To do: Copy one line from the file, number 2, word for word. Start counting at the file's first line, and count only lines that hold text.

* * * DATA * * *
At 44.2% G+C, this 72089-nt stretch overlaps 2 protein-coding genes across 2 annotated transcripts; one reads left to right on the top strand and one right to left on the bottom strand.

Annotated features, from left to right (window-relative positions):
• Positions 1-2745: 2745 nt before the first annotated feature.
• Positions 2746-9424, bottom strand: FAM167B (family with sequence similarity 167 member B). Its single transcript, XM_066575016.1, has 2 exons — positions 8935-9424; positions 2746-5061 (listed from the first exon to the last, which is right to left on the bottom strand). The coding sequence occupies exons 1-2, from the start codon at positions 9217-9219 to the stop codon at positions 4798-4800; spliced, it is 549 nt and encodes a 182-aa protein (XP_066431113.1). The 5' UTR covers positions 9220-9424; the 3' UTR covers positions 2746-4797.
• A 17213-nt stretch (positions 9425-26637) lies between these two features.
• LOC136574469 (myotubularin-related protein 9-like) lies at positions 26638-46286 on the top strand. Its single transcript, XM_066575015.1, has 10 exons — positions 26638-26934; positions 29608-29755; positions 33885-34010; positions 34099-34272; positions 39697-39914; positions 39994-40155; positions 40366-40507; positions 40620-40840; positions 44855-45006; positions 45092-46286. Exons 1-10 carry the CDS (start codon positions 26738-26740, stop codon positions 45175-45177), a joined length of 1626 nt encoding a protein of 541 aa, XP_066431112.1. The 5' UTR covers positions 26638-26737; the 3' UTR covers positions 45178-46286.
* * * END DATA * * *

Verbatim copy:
Annotated features, from left to right (window-relative positions):